IL: Smell of burnt MJ in a car in a recreational use state not PC

“We hold that the smell of the burnt cannabis, without any corroborating factors, is not enough to establish probable cause to search the vehicle, and the court did not err in granting the motion to suppress. This finding comports with the supreme court’s holding in Hill and its treatment of the analogous situation regarding alcohol. … Thus, the supreme court’s holding in Stout is no longer applicable to post-legalization fact patterns.” Medical came in 2013, and recreational in 2020. People v. Stribling, 2022 IL App (3d) 210098, 2022 Ill. App. LEXIS 406 (Sep. 19, 2022).

Defendant was at her open door when officers told her they had a warrant for her arrest. Rather than comply, she ran into the house discarding a baggie of meth. The entry was on exigent circumstances she could try to remove drugs from herself. The failure to tell her what the arrest was for for 15 minutes was not a constitutional violation. State v. Fenter, 2022-Ohio-3279, 2022 Ohio App. LEXIS 3079 (3d Dist. Sep. 19, 2022).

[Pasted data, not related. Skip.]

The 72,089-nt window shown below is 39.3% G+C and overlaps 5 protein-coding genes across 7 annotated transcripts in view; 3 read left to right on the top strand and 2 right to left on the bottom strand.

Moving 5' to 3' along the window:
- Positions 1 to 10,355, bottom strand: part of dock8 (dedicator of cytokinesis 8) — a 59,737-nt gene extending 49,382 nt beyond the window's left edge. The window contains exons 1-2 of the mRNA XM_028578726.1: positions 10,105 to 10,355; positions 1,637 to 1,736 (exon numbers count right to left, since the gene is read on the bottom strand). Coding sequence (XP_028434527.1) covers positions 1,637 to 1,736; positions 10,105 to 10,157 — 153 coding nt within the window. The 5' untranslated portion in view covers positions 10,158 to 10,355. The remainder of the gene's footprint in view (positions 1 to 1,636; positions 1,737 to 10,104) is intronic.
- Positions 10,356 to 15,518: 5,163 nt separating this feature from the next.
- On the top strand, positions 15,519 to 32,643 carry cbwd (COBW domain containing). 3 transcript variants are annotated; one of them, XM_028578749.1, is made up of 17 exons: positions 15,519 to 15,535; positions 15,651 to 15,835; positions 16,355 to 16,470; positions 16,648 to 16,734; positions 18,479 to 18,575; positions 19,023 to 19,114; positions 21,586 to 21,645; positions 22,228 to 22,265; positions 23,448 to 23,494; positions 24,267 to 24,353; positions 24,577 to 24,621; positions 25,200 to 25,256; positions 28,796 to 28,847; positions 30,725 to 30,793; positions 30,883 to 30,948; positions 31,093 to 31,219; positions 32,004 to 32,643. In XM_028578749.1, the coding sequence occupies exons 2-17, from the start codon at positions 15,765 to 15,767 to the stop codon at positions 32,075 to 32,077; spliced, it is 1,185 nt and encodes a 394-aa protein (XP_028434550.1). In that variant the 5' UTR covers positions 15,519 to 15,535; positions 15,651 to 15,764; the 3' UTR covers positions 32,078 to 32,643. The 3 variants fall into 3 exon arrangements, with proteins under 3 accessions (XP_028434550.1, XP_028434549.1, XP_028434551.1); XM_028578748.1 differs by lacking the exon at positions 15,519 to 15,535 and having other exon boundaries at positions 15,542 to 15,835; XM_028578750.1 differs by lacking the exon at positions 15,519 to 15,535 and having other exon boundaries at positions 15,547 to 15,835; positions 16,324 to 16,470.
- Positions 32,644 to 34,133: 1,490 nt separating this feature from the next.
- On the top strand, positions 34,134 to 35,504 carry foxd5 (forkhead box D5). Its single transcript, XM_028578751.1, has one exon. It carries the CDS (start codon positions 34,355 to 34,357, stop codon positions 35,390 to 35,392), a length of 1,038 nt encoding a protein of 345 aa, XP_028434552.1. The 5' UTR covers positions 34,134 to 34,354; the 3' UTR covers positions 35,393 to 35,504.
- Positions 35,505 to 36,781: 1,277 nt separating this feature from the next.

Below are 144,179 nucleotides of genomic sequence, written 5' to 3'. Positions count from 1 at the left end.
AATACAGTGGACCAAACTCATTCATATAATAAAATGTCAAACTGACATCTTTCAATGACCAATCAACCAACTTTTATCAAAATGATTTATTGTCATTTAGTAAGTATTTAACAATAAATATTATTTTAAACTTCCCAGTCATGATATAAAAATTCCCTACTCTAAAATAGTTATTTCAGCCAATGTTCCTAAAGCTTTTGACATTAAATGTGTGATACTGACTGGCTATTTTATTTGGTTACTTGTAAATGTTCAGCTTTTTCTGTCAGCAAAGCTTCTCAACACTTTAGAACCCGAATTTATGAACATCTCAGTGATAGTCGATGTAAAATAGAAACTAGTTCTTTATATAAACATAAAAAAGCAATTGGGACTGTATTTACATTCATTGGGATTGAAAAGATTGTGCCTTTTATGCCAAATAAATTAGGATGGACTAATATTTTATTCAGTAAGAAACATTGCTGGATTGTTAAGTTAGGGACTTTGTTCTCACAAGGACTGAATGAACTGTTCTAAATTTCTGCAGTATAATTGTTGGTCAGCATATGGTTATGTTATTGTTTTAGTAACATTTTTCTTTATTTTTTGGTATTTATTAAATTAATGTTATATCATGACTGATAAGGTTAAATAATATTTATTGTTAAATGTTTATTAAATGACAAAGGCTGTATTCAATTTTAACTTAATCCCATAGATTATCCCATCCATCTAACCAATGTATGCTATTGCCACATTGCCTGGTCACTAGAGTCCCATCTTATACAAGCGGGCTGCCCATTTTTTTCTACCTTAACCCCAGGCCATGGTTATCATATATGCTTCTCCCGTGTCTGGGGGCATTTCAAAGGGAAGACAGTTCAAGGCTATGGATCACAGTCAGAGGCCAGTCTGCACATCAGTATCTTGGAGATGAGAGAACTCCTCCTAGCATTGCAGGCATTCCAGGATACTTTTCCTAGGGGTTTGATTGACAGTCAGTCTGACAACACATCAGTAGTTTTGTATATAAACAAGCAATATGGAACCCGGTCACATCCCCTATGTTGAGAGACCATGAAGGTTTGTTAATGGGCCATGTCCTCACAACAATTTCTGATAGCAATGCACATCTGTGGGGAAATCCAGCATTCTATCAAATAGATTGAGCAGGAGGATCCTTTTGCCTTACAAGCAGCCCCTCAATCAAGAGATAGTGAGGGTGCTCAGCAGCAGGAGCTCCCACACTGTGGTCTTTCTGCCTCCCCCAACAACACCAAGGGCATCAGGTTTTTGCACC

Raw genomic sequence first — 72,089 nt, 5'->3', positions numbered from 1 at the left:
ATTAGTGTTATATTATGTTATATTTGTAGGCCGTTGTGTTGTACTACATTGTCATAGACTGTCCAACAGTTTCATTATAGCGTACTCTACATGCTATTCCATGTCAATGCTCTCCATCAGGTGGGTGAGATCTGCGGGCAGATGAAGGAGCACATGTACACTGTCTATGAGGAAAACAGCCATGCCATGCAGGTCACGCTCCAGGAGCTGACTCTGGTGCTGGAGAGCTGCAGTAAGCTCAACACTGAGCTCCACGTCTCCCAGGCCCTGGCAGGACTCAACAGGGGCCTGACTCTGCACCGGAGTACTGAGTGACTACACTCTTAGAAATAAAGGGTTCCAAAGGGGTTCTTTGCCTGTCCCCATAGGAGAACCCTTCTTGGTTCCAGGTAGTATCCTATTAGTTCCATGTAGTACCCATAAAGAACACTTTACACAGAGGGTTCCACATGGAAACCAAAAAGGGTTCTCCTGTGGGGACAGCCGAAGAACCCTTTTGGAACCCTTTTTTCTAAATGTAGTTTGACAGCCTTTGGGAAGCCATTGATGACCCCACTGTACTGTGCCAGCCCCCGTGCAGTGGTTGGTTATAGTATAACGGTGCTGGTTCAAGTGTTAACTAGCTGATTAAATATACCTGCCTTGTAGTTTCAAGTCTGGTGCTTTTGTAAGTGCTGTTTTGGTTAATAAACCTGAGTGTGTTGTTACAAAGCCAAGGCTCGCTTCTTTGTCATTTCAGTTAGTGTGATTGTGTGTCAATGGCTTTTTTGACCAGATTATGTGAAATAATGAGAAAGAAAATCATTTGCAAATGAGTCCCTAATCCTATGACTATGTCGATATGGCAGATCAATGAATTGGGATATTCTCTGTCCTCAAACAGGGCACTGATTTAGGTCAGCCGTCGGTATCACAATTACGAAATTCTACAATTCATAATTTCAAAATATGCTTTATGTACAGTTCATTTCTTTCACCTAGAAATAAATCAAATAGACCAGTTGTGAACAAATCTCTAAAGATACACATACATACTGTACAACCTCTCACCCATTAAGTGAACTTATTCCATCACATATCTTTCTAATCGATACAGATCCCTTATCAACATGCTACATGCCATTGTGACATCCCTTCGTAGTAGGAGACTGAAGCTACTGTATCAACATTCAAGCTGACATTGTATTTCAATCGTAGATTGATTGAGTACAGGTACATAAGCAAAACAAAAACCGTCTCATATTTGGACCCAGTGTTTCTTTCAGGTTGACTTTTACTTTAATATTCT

The alleged false statements in the search warrant affidavit weren’t enough to constitute Brady material or make defendant’s plea involuntary. They appeared in background information and had nothing to do with the probable cause showing. State v. Artuso, 2022-Ohio-3283, 2022 Ohio App. LEXIS 3080 (11th Dist. Sep. 19, 2022).

The search warrant for defendant’s cell phone permitted the seizure of conversations and notes with the child sex abuse victim to establish their relationship. The warrant was particular for the conversation. Commonwealth v. Moser, 2022 PA Super 160 (Sep. 19, 2022).

This entry was posted in Arrest or entry on arrest, Franks doctrine, Hot pursuit, Particularity, Plain view, feel, smell, Probable cause. Bookmark the permalink.

Comments are closed.